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Beginning Skaters Forum This is the place for beginning skaters to ask questions and share their stories. We would love to hear about your experiences learning to skate. No question is too dumb!

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Old May 25th, 2010, 07:16 PM   #21
Bidimus
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Oh, a couple points I missed. As if I hadn't written a book.

I've found evening sessions at the rink, especially week days, to be more beginner friendly. Fewer random obstacles (kids) to navigate around.

If you haven't skated before or it's been a while see if you rink offers beginner classes. Most do and it helps to refine your technique.

Learning to stop is highly under rated. It helps to avoid using those pads in the first place.
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Old May 25th, 2010, 07:43 PM   #22
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Quote:
Originally Posted by khcrafter View Post
Thank you Bidimus for your post... it was great to read, and just what I needed to hear about trying, so I am now trying to find a pair of skates, and found out the other there is a Dick's sporting goods, so I'm going to call and see if they have quads in store so I can try some on.
Check with your local rink. They often sell skates. I tried Dick's when I was looking and they didn't carry quads in store. The rinks seem to often carry a better quality skate than what Dick's has anyway.
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Old May 25th, 2010, 07:49 PM   #23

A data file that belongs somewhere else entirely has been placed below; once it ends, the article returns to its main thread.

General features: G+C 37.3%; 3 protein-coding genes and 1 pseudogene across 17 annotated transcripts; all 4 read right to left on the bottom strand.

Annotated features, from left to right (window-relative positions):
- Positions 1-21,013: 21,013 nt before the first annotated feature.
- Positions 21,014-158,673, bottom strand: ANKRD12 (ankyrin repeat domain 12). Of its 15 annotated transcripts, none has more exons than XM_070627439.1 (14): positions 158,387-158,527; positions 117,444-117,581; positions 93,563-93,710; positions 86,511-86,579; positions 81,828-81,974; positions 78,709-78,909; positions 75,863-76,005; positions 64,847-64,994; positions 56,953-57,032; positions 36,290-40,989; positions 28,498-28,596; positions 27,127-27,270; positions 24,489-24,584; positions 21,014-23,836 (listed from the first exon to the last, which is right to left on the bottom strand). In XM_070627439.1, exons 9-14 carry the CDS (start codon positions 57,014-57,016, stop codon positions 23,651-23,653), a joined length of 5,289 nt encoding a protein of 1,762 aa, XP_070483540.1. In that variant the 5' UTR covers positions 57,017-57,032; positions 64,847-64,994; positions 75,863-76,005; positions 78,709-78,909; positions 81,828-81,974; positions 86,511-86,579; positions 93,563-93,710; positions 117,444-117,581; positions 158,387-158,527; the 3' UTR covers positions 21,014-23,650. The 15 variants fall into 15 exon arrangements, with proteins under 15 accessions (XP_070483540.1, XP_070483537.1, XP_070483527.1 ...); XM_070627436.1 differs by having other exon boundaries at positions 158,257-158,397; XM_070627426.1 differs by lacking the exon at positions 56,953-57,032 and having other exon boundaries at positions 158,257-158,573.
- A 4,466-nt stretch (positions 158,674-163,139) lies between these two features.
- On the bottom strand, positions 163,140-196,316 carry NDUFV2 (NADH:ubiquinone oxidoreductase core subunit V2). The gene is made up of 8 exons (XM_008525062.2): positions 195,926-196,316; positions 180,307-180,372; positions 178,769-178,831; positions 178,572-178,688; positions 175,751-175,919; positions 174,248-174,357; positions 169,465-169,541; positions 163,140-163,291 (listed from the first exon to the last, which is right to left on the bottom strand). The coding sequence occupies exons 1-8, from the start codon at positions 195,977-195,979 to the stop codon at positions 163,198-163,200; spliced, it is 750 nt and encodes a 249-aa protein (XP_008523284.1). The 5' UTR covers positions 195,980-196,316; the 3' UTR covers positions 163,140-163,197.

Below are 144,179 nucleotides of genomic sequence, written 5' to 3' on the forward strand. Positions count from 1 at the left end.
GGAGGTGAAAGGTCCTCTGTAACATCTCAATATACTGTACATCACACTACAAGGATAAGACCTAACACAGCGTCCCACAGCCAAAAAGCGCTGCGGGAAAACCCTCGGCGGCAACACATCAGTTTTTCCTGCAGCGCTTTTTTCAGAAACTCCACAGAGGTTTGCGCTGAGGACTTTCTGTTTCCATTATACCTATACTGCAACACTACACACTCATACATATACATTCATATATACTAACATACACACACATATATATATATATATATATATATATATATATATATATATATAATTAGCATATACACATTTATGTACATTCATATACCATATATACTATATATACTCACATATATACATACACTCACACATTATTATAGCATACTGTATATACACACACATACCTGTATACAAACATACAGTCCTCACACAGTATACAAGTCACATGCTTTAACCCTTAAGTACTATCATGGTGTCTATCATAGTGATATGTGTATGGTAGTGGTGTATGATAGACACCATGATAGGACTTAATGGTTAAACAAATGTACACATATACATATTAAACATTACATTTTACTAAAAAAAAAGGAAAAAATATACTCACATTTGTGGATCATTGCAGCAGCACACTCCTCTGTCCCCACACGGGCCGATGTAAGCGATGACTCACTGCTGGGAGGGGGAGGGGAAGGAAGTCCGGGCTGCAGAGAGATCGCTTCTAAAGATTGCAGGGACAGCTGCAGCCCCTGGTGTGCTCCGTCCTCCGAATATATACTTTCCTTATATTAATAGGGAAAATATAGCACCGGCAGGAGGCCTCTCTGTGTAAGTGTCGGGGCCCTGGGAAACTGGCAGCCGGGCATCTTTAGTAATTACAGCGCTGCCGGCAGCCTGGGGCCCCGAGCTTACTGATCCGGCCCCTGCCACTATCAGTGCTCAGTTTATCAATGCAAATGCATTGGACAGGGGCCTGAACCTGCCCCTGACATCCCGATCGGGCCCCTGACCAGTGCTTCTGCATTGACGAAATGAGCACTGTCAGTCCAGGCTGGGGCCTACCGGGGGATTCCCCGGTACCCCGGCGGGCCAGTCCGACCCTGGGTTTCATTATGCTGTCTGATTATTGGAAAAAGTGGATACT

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Bidimus, your story is so close to mine it is scary. I, too, used my kids as an excuse. It's really all about me. I am just lucky that they enjoy it, too.
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Old May 25th, 2010, 08:03 PM   #24
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Originally Posted by Reserector View Post
Bidimus, your story is so close to mine it is scary. I, too, used my kids as an excuse. It's really all about me. I am just lucky that they enjoy it, too.
It's it great. I've gotten the whole family into it now. Even the wife got new skates for her birthday. The best is my 5 year old though. She loves going with me and I think I have a future derby girl or speed skater in the works here.
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Old May 25th, 2010, 08:22 PM   #25
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Cool RE: Story

Quote:
Originally Posted by Reserector View Post
Bidimus, your story is so close to mine it is scary. I, too, used my kids as an excuse. It's really all about me. I am just lucky that they enjoy it, too.
Same for me! All you gotta do is change the name at the top!

Got my wife skating and my 2 1/2 year old daughter started, putting on skates this week all by herself and pulls herself up on the nearest stationary object! She just kinda shuffles her feet and she may only go 1 foot in five minutes, but it's a start! After watching all of us skate she is so excited to get going I feel like by the time she's 3 it will be old hat for her!!